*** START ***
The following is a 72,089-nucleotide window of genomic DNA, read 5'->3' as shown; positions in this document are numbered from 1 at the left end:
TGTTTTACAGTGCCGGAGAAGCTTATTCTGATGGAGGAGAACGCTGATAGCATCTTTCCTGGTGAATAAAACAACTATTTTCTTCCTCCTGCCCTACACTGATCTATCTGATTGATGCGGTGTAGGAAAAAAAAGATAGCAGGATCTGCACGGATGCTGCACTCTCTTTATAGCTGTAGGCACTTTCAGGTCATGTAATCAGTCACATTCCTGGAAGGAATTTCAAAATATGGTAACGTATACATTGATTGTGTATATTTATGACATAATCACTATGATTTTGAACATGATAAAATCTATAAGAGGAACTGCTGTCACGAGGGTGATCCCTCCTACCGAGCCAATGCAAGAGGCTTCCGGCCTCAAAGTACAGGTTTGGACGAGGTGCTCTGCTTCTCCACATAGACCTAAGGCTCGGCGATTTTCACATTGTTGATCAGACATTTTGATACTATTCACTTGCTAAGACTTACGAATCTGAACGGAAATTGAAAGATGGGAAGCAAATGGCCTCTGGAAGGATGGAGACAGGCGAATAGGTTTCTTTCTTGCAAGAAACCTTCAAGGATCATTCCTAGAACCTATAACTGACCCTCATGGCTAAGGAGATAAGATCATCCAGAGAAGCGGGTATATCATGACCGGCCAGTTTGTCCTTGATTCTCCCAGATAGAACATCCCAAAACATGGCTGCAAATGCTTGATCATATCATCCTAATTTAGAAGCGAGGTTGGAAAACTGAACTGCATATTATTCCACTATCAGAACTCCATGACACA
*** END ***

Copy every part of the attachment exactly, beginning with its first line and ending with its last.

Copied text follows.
The following is a 72,089-nucleotide window of genomic DNA, read 5'->3' as shown; positions in this document are numbered from 1 at the left end:
TGTTTTACAGTGCCGGAGAAGCTTATTCTGATGGAGGAGAACGCTGATAGCATCTTTCCTGGTGAATAAAACAACTATTTTCTTCCTCCTGCCCTACACTGATCTATCTGATTGATGCGGTGTAGGAAAAAAAAGATAGCAGGATCTGCACGGATGCTGCACTCTCTTTATAGCTGTAGGCACTTTCAGGTCATGTAATCAGTCACATTCCTGGAAGGAATTTCAAAATATGGTAACGTATACATTGATTGTGTATATTTATGACATAATCACTATGATTTTGAACATGATAAAATCTATAAGAGGAACTGCTGTCACGAGGGTGATCCCTCCTACCGAGCCAATGCAAGAGGCTTCCGGCCTCAAAGTACAGGTTTGGACGAGGTGCTCTGCTTCTCCACATAGACCTAAGGCTCGGCGATTTTCACATTGTTGATCAGACATTTTGATACTATTCACTTGCTAAGACTTACGAATCTGAACGGAAATTGAAAGATGGGAAGCAAATGGCCTCTGGAAGGATGGAGACAGGCGAATAGGTTTCTTTCTTGCAAGAAACCTTCAAGGATCATTCCTAGAACCTATAACTGACCCTCATGGCTAAGGAGATAAGATCATCCAGAGAAGCGGGTATATCATGACCGGCCAGTTTGTCCTTGATTCTCCCAGATAGAACATCCCAAAACATGGCTGCAAATGCTTGATCATATCATCCTAATTTAGAAGCGAGGTTGGAAAACTGAACTGCATATTATTCCACTATCAGAACTCCATGACACA